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What is a cross-chain bridge? Vulnerabilities are hackers’ favourite target

By Daniela Ešnerová

11:44, 11 October 2022

Illustration of a hacker and a digital chain
Up to $2bn worth of crypto has been stolen in cross-chain bridges attacks so far this year according to Chainalysis – Photo: Shutterstock

Cross-chain bridges are in the spotlight once again after hackers attacked Binance (BNB) and its BNB Smart Chain (BSC), stealing some $110m worth of cryptocurrencies on 6 October.

Billions of dollars worth of cryptocurrencies have already been lost to cross-chain bridge exploits this year and counting.

Blockchain research firm Chainalysis has calculated that a whopping $2bn in cryptocurrency has been stolen via cross-bridge exploits so far as of August 2022. 

But what are cross-chain bridges and why exactly are they hackers’ darlings?

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Crossing bridges

Some of the most high-profile cross-chain bridge exploits have included the $320m Wormhole bridge hack in February, the $190m Nomad bridge attack in August and now, of course, $110m BNB Smart Chain attack.

A cross-chain bridge is a protocol used for transferring digital assets from one blockchain to another without the need to use a decentralised exchange. But why have they proven to be such a popular target for bad actors?


180.04 Price
-2.000% 1D Chg, %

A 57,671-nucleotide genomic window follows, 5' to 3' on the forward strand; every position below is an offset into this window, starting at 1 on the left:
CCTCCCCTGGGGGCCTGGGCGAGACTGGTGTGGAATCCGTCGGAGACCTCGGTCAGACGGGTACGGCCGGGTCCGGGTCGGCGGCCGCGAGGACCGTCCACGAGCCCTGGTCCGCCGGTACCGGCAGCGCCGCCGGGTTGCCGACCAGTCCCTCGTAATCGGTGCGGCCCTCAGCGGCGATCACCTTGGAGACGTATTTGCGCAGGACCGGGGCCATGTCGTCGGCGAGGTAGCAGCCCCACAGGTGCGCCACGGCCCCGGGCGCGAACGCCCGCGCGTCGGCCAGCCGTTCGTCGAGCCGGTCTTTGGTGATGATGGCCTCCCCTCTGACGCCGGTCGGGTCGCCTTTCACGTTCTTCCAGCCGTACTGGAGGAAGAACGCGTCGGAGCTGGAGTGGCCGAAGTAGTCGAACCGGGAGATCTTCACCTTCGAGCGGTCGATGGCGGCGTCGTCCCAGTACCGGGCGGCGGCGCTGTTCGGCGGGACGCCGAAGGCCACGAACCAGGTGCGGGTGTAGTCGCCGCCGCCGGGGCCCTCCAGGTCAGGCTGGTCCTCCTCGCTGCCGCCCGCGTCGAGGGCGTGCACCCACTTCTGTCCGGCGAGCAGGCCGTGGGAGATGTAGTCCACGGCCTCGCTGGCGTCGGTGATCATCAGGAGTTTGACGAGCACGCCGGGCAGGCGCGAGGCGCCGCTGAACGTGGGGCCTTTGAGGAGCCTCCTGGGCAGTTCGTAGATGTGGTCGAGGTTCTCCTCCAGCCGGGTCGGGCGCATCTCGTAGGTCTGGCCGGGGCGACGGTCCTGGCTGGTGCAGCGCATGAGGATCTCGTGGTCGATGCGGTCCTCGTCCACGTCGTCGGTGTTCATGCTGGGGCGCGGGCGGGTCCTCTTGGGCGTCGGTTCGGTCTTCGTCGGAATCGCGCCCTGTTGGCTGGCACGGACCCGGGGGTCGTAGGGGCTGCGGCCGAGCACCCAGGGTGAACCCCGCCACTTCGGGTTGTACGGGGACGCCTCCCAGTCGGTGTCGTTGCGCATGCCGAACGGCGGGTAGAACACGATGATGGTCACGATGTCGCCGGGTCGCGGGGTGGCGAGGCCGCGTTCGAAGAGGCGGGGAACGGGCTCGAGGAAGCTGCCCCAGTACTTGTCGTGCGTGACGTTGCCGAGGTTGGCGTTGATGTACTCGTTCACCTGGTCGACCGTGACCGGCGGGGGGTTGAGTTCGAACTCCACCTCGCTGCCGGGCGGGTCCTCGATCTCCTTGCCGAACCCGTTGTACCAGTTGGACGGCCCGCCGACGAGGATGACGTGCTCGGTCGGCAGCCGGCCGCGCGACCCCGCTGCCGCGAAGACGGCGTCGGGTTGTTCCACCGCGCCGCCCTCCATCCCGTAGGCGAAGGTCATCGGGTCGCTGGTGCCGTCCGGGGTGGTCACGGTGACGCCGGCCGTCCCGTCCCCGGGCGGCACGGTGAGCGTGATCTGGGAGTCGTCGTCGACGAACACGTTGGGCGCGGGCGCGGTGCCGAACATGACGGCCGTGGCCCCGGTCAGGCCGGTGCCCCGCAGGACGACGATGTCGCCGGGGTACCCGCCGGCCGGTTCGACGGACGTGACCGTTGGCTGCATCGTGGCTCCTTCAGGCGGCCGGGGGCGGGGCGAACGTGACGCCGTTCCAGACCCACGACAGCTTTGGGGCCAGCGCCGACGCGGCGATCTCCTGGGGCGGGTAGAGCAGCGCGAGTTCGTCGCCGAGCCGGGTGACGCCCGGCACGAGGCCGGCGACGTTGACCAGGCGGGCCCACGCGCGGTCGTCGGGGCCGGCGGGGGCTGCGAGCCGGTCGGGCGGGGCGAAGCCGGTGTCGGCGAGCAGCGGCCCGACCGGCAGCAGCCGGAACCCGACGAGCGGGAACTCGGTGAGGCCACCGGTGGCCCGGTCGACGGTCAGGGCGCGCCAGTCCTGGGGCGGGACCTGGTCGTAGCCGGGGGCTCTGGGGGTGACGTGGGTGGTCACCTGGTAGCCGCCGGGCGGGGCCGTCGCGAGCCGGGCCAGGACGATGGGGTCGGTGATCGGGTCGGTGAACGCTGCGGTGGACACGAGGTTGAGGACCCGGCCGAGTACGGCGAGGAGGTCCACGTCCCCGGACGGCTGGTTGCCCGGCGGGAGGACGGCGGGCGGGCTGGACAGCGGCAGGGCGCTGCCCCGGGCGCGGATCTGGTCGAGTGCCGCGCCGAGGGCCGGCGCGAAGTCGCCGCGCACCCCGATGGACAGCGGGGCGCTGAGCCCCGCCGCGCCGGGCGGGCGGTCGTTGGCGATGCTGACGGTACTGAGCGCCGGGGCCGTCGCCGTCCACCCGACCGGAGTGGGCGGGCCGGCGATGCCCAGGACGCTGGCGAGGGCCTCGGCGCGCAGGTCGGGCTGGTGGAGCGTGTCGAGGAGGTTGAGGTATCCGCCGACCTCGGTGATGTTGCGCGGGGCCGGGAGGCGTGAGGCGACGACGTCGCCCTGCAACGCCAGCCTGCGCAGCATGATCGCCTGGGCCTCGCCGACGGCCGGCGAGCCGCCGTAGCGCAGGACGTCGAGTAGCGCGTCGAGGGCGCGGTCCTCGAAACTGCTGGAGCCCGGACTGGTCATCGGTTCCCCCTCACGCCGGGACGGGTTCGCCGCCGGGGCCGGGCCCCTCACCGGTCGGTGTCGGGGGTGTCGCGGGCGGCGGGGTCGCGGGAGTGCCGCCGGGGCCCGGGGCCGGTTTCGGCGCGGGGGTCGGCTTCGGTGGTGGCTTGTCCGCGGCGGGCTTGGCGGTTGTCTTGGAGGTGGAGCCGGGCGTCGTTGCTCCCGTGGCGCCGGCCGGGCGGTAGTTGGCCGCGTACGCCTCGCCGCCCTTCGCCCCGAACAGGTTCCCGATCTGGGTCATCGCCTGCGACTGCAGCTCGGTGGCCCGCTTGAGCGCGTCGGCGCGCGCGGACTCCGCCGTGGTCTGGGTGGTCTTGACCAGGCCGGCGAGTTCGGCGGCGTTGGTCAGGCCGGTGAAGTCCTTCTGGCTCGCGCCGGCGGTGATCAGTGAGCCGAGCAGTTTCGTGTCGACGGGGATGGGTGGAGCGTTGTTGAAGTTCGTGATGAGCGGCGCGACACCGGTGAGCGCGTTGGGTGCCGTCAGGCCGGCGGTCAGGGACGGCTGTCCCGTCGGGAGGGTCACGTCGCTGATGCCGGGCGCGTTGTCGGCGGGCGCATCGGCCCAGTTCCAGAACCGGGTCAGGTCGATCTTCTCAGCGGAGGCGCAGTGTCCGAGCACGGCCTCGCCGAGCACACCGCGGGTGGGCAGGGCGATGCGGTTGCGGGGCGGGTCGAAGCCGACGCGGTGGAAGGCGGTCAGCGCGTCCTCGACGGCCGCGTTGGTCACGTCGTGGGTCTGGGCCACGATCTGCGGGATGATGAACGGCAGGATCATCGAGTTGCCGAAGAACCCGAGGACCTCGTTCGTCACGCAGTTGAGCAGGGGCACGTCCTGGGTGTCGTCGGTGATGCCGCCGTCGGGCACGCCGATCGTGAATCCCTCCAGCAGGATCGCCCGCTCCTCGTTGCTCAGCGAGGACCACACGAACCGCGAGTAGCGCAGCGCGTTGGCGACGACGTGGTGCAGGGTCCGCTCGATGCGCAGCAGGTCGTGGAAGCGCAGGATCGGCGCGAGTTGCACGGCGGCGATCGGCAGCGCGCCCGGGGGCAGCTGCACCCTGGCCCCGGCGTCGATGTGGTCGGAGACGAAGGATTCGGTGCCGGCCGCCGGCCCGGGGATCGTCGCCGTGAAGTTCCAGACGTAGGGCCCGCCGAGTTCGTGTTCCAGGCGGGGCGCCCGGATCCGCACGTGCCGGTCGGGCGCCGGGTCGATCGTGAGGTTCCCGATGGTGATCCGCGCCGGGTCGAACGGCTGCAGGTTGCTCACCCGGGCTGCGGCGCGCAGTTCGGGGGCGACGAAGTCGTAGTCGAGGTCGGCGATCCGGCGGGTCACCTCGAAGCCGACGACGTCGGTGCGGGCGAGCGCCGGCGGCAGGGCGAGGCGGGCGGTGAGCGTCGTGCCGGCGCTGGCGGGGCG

Long position overnight fee -0.0753%
Short position overnight fee 0.0069%
Overnight fee time 21:00 (UTC)
Spread 2.2652


3,457.26 Price
-1.420% 1D Chg, %
Long position overnight fee -0.0616%
Short position overnight fee 0.0137%
Overnight fee time 21:00 (UTC)
Spread 6.00


0.62 Price
+2.390% 1D Chg, %
Long position overnight fee -0.0753%
Short position overnight fee 0.0069%
Overnight fee time 21:00 (UTC)
Spread 0.01168


0.14 Price
-1.670% 1D Chg, %
Long position overnight fee -0.0753%
Short position overnight fee 0.0069%
Overnight fee time 21:00 (UTC)
Spread 0.0012872

The answer lies in centralisation, according to Chainalysis. It said: “Bridges are an attractive target because they often feature a central storage point of funds that back the ‘bridged’ assets on the receiving blockchain.

“Regardless of how those funds are stored – locked up in a smart contract or with a centralised custodian – that storage point becomes a target.”

Moreover, in the quickly-evolving blockchain space, cross-chain bridges are still a work in progress.

“Effective bridge design is still an unresolved technical challenge, with many new models being developed and tested. These varying designs present novel attack vectors that may be exploited by bad actors as best practices are refined over time,” added Chainalysis.

The BSC attack was quickly managed, with the team behind the Binance’s BNB Chain and volunteers from the crypto community suppressing the ongoing attack in a matter of hours.

Hackers targetted some two million BNB – valued at the time by some as being worth around $570m – but thanks to the counteraction by Binance and the community, they managed to steal only some $110m by transferring $57m to Fantom (FTM), $53m to Ethereum (ETH) and $400,000 to Polygon (MATIC). 

Markets in this article

Ethereum / USD
3457.26 USD
-49.7 -1.420%
0.51946 USD
-0.0222 -4.160%
0.55433 USD
-0.01239 -2.280%
Binance Coin / USD
598.81 USD
-7.99 -1.330%

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The main difference between CFD trading and trading assets, such as commodities and stocks, is that you don’t own the underlying asset when you trade on a CFD.
You can still benefit if the market moves in your favour, or make a loss if it moves against you. However, with traditional trading you enter a contract to exchange the legal ownership of the individual shares or the commodities for money, and you own this until you sell it again.
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